UN tightens sanctions on North Korea
On Tuesday the council once again reiterated its demand that North Korea abandon its nuclear program, and "deplored" Pyongyang's violations of previous resolutions.
December’s rocket launch put a satellite into orbit, but is suspected of being part of a covert program to develop ballistic missiles capable of carrying warheads.
The new resolution contains "important new sanctions on its companies and government agencies, including North Korea's space agency, which was responsible for the launch, a bank and on North Korean individuals. It also updates current lists of nuclear and ballistic missile technology banned for transfer" to and from North Korea, said US Ambassador to the UN Susan Rice.
In retaliation for the move, Pyongyang has threatened to step up its nuclear deterrence and pull out from the process of denuclearization of the Korean Peninsula.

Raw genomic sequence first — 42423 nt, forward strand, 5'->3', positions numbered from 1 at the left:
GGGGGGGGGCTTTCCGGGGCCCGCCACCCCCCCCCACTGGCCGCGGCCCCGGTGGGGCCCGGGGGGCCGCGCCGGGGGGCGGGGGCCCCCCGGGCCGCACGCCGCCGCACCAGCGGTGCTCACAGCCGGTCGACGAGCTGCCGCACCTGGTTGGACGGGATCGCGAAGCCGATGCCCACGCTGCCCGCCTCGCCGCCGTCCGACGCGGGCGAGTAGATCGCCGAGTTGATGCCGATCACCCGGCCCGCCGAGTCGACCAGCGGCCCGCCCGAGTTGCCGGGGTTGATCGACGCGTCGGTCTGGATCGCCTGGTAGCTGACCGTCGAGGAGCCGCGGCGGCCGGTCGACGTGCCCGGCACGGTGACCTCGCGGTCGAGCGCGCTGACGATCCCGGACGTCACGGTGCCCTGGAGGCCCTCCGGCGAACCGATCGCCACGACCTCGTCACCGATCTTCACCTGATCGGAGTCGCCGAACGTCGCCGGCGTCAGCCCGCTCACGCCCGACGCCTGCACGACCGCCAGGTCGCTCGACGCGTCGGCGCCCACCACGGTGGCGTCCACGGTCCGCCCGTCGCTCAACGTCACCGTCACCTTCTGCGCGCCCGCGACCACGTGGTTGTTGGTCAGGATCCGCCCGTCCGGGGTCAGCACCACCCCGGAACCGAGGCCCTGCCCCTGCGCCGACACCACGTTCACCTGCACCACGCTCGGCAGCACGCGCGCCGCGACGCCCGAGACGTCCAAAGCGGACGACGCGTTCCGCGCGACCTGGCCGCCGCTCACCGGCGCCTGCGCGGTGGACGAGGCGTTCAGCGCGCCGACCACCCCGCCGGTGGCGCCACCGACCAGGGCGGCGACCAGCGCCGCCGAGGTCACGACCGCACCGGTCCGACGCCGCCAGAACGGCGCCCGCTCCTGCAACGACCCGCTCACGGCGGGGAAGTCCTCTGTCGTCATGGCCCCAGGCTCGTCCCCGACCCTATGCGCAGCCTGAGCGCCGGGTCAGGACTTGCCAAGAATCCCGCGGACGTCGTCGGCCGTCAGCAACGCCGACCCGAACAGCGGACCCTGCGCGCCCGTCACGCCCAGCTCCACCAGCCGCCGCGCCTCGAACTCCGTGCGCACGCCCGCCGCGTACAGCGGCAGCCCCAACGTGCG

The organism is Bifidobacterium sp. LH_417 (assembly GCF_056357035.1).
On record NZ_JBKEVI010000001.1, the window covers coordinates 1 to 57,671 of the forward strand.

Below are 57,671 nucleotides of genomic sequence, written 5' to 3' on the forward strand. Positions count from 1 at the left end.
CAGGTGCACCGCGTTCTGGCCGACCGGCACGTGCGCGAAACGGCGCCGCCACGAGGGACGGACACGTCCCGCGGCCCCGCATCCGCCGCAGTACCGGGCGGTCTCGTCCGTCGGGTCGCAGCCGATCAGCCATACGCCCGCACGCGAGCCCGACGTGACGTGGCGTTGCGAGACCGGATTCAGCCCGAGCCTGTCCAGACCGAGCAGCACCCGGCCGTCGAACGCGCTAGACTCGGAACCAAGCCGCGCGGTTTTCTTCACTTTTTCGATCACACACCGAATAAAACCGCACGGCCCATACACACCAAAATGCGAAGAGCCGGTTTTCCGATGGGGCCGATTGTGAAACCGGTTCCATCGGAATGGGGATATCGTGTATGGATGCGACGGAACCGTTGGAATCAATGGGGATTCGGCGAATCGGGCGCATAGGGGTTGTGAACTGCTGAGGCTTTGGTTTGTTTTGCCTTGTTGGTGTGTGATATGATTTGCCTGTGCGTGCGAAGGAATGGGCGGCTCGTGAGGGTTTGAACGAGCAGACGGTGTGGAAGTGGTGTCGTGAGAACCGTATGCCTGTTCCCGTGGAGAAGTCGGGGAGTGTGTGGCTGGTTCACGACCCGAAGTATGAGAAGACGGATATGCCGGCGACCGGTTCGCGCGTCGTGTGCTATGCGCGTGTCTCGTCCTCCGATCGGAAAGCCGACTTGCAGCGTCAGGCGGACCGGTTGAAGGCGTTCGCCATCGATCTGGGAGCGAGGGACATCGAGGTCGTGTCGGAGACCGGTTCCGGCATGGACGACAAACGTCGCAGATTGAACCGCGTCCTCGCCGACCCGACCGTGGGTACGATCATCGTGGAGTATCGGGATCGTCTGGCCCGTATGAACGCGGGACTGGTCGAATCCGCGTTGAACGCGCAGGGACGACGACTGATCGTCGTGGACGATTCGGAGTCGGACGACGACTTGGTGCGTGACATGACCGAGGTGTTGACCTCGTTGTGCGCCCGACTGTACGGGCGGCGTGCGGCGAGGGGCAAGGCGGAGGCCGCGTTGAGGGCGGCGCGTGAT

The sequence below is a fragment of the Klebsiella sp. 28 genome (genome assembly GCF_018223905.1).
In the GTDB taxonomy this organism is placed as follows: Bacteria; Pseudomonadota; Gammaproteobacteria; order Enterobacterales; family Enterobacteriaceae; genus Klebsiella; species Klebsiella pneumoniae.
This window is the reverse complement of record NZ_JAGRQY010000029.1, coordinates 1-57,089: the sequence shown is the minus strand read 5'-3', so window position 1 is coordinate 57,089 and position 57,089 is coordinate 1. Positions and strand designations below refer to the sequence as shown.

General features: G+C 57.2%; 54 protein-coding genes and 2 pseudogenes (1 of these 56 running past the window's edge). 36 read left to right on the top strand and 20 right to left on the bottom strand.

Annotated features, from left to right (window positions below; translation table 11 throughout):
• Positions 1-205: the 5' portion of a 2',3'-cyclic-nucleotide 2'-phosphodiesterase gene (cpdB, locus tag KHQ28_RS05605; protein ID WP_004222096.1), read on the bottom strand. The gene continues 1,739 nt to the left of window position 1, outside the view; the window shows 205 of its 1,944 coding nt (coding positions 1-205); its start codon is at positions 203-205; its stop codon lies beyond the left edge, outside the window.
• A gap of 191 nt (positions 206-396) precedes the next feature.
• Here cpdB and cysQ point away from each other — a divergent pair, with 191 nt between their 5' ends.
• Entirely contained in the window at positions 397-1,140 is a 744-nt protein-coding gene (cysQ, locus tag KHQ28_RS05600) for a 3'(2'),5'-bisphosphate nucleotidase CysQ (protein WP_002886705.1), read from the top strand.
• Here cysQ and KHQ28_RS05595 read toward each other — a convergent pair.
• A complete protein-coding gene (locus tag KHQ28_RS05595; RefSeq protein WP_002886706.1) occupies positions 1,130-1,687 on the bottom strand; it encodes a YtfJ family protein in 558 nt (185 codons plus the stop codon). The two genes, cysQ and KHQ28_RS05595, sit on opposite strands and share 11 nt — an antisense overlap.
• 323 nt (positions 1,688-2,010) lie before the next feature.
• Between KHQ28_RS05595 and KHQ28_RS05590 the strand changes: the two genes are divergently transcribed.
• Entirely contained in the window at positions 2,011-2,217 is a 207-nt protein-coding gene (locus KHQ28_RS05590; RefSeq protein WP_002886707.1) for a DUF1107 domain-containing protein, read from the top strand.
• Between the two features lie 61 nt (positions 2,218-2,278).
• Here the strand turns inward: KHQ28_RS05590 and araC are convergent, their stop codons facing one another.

"We will take measures to boost and strengthen our defensive military power including nuclear deterrence," its foreign ministry said in a statement carried by state news agency KCNA.
For the first time in four years, the move against Pyongyang was backed by its main regional ally China. China’s support makes the resolution binding, unlike previous Security Council statements, which were unenforceable.
“We believe that action taken by the Council should be prudent, measured, proportionate, and conducive to stability," Chinese Ambassador Li Baodong said after the vote, as quoted by AP.
UN Secretary-General Ban Ki-moon welcomed the adoption of the resolution, saying in a statement: “Speaking with one voice, the Security Council reiterated its firm stance that the DPRK’s pursuit of nuclear weapons, including means of delivery, is unacceptable.”